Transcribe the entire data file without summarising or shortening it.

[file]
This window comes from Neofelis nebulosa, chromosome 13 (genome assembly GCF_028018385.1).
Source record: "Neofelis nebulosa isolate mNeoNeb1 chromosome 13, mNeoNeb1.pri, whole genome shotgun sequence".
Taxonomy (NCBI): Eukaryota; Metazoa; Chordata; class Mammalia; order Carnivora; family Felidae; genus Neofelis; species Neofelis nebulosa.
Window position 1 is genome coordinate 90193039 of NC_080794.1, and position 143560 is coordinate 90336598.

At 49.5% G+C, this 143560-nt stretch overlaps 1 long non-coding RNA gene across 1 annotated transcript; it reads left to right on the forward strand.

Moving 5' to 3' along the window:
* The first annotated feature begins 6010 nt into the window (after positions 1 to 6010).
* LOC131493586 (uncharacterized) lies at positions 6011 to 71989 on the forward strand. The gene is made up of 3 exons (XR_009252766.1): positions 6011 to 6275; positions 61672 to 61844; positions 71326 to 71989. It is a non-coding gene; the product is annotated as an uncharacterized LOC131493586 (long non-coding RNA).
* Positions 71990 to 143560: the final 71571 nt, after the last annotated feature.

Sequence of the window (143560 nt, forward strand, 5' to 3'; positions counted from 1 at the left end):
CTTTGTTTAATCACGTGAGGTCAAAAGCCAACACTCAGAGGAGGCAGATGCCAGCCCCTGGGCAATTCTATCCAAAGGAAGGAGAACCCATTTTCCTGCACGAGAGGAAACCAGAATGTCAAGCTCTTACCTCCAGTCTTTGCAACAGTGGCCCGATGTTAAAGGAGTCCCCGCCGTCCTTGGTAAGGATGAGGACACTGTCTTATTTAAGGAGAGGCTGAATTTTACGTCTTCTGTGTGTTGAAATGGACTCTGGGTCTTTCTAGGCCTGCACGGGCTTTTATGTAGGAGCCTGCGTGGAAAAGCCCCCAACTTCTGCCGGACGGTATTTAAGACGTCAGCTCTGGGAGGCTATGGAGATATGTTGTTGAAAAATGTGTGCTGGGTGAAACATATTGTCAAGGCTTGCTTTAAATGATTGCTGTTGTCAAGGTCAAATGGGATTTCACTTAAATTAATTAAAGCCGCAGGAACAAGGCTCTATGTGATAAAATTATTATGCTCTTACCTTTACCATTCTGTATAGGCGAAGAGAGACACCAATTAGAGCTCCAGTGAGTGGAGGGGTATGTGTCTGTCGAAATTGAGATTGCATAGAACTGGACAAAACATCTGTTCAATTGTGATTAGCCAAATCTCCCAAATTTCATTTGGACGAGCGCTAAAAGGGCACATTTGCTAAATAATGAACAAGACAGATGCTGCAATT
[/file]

This window comes from Neofelis nebulosa, chromosome 13 (genome assembly GCF_028018385.1).
Source record: "Neofelis nebulosa isolate mNeoNeb1 chromosome 13, mNeoNeb1.pri, whole genome shotgun sequence".
Taxonomy (NCBI): Eukaryota; Metazoa; Chordata; class Mammalia; order Carnivora; family Felidae; genus Neofelis; species Neofelis nebulosa.
Window position 1 is genome coordinate 90193039 of NC_080794.1, and position 143560 is coordinate 90336598.

At 49.5% G+C, this 143560-nt stretch overlaps 1 long non-coding RNA gene across 1 annotated transcript; it reads left to right on the forward strand.

Moving 5' to 3' along the window:
* The first annotated feature begins 6010 nt into the window (after positions 1 to 6010).
* LOC131493586 (uncharacterized) lies at positions 6011 to 71989 on the forward strand. The gene is made up of 3 exons (XR_009252766.1): positions 6011 to 6275; positions 61672 to 61844; positions 71326 to 71989. It is a non-coding gene; the product is annotated as an uncharacterized LOC131493586 (long non-coding RNA).
* Positions 71990 to 143560: the final 71571 nt, after the last annotated feature.

Sequence of the window (143560 nt, forward strand, 5' to 3'; positions counted from 1 at the left end):
CTTTGTTTAATCACGTGAGGTCAAAAGCCAACACTCAGAGGAGGCAGATGCCAGCCCCTGGGCAATTCTATCCAAAGGAAGGAGAACCCATTTTCCTGCACGAGAGGAAACCAGAATGTCAAGCTCTTACCTCCAGTCTTTGCAACAGTGGCCCGATGTTAAAGGAGTCCCCGCCGTCCTTGGTAAGGATGAGGACACTGTCTTATTTAAGGAGAGGCTGAATTTTACGTCTTCTGTGTGTTGAAATGGACTCTGGGTCTTTCTAGGCCTGCACGGGCTTTTATGTAGGAGCCTGCGTGGAAAAGCCCCCAACTTCTGCCGGACGGTATTTAAGACGTCAGCTCTGGGAGGCTATGGAGATATGTTGTTGAAAAATGTGTGCTGGGTGAAACATATTGTCAAGGCTTGCTTTAAATGATTGCTGTTGTCAAGGTCAAATGGGATTTCACTTAAATTAATTAAAGCCGCAGGAACAAGGCTCTATGTGATAAAATTATTATGCTCTTACCTTTACCATTCTGTATAGGCGAAGAGAGACACCAATTAGAGCTCCAGTGAGTGGAGGGGTATGTGTCTGTCGAAATTGAGATTGCATAGAACTGGACAAAACATCTGTTCAATTGTGATTAGCCAAATCTCCCAAATTTCATTTGGACGAGCGCTAAAAGGGCACATTTGCTAAATAATGAACAAGACAGATGCTGCAATT